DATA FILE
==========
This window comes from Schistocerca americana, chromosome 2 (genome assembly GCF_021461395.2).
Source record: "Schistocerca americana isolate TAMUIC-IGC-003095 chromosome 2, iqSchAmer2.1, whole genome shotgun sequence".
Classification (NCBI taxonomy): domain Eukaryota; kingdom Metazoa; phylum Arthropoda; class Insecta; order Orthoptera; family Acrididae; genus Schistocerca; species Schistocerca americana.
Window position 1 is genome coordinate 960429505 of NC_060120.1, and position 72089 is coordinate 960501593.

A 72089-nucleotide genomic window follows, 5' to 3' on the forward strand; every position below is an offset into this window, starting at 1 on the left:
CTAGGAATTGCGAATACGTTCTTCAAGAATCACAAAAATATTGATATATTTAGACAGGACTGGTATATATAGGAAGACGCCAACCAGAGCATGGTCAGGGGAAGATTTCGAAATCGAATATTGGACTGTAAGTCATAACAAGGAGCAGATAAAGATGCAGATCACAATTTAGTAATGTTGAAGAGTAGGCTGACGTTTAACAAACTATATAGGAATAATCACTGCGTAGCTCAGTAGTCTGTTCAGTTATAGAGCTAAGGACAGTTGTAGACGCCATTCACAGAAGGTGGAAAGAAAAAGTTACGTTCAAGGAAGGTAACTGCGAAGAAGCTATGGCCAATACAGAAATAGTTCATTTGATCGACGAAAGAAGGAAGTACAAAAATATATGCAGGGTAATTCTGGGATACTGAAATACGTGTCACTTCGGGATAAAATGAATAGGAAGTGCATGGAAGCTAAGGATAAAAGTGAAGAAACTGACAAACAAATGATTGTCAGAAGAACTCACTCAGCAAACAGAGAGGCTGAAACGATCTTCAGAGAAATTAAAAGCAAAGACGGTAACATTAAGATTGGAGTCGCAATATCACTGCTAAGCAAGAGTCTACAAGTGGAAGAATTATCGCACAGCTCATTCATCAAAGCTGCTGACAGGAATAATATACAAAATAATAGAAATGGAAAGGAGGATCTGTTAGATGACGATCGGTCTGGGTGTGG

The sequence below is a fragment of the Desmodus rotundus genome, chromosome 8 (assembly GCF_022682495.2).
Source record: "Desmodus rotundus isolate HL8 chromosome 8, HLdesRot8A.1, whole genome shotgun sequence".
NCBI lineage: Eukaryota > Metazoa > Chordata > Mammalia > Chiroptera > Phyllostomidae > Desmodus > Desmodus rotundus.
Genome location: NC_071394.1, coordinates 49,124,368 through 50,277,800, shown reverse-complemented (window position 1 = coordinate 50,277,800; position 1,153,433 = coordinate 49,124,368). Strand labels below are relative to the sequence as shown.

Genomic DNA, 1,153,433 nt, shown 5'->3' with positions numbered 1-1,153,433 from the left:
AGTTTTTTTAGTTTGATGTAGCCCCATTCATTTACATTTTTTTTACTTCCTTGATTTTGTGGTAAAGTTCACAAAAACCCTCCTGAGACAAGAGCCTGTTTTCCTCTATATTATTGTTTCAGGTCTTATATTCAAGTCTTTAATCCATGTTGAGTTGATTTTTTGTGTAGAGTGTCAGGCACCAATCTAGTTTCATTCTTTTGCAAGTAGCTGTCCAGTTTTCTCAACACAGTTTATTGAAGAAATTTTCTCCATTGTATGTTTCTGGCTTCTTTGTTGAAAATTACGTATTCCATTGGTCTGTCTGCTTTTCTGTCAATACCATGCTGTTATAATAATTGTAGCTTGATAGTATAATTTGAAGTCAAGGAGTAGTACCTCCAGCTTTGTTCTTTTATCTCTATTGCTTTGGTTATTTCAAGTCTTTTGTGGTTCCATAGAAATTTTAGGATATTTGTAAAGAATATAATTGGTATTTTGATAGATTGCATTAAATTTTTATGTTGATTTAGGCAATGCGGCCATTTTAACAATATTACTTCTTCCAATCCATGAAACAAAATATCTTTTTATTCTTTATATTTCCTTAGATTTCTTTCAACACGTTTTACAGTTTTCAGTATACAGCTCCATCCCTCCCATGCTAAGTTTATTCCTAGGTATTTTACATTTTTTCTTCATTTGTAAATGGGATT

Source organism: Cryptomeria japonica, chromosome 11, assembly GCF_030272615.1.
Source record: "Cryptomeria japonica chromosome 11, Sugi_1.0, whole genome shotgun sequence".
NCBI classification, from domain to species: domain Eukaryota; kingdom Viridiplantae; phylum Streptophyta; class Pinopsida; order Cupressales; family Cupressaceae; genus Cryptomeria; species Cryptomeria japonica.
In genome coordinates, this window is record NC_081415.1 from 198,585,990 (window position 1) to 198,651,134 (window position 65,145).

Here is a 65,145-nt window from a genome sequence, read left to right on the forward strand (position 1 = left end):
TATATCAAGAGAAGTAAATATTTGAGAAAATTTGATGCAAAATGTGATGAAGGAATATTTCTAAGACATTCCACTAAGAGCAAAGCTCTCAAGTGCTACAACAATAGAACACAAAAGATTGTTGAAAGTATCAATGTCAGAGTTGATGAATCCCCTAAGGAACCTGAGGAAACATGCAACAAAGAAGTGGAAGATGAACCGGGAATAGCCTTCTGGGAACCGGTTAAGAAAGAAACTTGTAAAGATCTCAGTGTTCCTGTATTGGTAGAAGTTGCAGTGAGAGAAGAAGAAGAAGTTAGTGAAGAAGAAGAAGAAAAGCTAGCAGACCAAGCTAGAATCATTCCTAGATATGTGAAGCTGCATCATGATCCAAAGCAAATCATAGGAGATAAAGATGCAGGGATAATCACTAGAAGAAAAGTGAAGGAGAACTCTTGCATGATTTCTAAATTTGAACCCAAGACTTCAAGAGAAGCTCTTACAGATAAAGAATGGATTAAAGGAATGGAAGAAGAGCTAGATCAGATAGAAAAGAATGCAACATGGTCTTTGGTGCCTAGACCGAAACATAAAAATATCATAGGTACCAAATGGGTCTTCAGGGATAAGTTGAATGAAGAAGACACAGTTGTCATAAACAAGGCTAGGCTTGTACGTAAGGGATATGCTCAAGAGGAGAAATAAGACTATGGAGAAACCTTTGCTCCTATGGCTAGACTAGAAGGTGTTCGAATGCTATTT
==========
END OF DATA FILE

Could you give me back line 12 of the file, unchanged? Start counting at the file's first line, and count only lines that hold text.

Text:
AGTTTTTTTAGTTTGATGTAGCCCCATTCATTTACATTTTTTTTACTTCCTTGATTTTGTGGTAAAGTTCACAAAAACCCTCCTGAGACAAGAGCCTGTTTTCCTCTATATTATTGTTTCAGGTCTTATATTCAAGTCTTTAATCCATGTTGAGTTGATTTTTTGTGTAGAGTGTCAGGCACCAATCTAGTTTCATTCTTTTGCAAGTAGCTGTCCAGTTTTCTCAACACAGTTTATTGAAGAAATTTTCTCCATTGTATGTTTCTGGCTTCTTTGTTGAAAATTACGTATTCCATTGGTCTGTCTGCTTTTCTGTCAATACCATGCTGTTATAATAATTGTAGCTTGATAGTATAATTTGAAGTCAAGGAGTAGTACCTCCAGCTTTGTTCTTTTATCTCTATTGCTTTGGTTATTTCAAGTCTTTTGTGGTTCCATAGAAATTTTAGGATATTTGTAAAGAATATAATTGGTATTTTGATAGATTGCATTAAATTTTTATGTTGATTTAGGCAATGCGGCCATTTTAACAATATTACTTCTTCCAATCCATGAAACAAAATATCTTTTTATTCTTTATATTTCCTTAGATTTCTTTCAACACGTTTTACAGTTTTCAGTATACAGCTCCATCCCTCCCATGCTAAGTTTATTCCTAGGTATTTTACATTTTTTCTTCATTTGTAAATGGGATT